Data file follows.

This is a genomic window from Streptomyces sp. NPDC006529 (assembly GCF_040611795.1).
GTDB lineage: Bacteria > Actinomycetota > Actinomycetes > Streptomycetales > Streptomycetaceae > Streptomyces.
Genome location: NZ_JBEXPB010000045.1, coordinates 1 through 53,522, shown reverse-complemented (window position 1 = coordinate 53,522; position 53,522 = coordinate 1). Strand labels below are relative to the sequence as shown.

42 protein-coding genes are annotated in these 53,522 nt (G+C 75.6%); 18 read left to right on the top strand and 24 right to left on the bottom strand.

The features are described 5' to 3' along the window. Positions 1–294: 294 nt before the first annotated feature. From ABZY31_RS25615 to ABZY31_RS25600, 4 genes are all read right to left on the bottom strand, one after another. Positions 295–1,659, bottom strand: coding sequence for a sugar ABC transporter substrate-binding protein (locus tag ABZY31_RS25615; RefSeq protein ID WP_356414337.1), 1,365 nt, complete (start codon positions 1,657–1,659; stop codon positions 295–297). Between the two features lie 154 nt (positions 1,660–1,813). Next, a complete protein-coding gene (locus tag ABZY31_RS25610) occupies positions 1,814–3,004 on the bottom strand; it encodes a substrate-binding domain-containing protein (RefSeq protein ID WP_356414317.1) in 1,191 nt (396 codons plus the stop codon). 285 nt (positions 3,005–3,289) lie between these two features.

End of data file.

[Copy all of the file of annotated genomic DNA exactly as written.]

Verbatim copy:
This is a genomic window from Streptomyces sp. NPDC006529 (assembly GCF_040611795.1).
GTDB lineage: Bacteria > Actinomycetota > Actinomycetes > Streptomycetales > Streptomycetaceae > Streptomyces.
Genome location: NZ_JBEXPB010000045.1, coordinates 1 through 53,522, shown reverse-complemented (window position 1 = coordinate 53,522; position 53,522 = coordinate 1). Strand labels below are relative to the sequence as shown.

42 protein-coding genes are annotated in these 53,522 nt (G+C 75.6%); 18 read left to right on the top strand and 24 right to left on the bottom strand.

The features are described 5' to 3' along the window. Positions 1–294: 294 nt before the first annotated feature. From ABZY31_RS25615 to ABZY31_RS25600, 4 genes are all read right to left on the bottom strand, one after another. Positions 295–1,659, bottom strand: coding sequence for a sugar ABC transporter substrate-binding protein (locus tag ABZY31_RS25615; RefSeq protein ID WP_356414337.1), 1,365 nt, complete (start codon positions 1,657–1,659; stop codon positions 295–297). Between the two features lie 154 nt (positions 1,660–1,813). Next, a complete protein-coding gene (locus tag ABZY31_RS25610) occupies positions 1,814–3,004 on the bottom strand; it encodes a substrate-binding domain-containing protein (RefSeq protein ID WP_356414317.1) in 1,191 nt (396 codons plus the stop codon). 285 nt (positions 3,005–3,289) lie between these two features.